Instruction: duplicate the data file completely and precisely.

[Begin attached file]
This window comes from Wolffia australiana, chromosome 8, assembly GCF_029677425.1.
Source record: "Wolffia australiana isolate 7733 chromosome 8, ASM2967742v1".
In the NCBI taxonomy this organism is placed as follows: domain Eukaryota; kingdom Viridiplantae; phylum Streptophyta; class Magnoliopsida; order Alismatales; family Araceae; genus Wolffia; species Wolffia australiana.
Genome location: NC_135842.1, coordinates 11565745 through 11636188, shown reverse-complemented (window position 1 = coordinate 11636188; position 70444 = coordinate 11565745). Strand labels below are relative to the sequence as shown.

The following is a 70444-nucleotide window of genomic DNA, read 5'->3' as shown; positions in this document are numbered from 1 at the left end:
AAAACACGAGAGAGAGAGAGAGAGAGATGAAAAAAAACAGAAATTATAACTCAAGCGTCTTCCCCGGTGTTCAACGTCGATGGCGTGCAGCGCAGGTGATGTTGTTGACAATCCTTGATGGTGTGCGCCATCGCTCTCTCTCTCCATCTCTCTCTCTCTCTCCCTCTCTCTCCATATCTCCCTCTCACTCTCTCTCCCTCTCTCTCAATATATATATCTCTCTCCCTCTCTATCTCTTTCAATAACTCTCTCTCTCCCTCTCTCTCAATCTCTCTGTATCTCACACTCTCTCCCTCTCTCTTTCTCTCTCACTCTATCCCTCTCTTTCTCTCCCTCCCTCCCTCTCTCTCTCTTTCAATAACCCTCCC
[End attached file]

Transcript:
This window comes from Wolffia australiana, chromosome 8, assembly GCF_029677425.1.
Source record: "Wolffia australiana isolate 7733 chromosome 8, ASM2967742v1".
In the NCBI taxonomy this organism is placed as follows: domain Eukaryota; kingdom Viridiplantae; phylum Streptophyta; class Magnoliopsida; order Alismatales; family Araceae; genus Wolffia; species Wolffia australiana.
Genome location: NC_135842.1, coordinates 11565745 through 11636188, shown reverse-complemented (window position 1 = coordinate 11636188; position 70444 = coordinate 11565745). Strand labels below are relative to the sequence as shown.

The following is a 70444-nucleotide window of genomic DNA, read 5'->3' as shown; positions in this document are numbered from 1 at the left end:
AAAACACGAGAGAGAGAGAGAGAGAGATGAAAAAAAACAGAAATTATAACTCAAGCGTCTTCCCCGGTGTTCAACGTCGATGGCGTGCAGCGCAGGTGATGTTGTTGACAATCCTTGATGGTGTGCGCCATCGCTCTCTCTCTCCATCTCTCTCTCTCTCTCCCTCTCTCTCCATATCTCCCTCTCACTCTCTCTCCCTCTCTCTCAATATATATATCTCTCTCCCTCTCTATCTCTTTCAATAACTCTCTCTCTCCCTCTCTCTCAATCTCTCTGTATCTCACACTCTCTCCCTCTCTCTTTCTCTCTCACTCTATCCCTCTCTTTCTCTCCCTCCCTCCCTCTCTCTCTCTTTCAATAACCCTCCC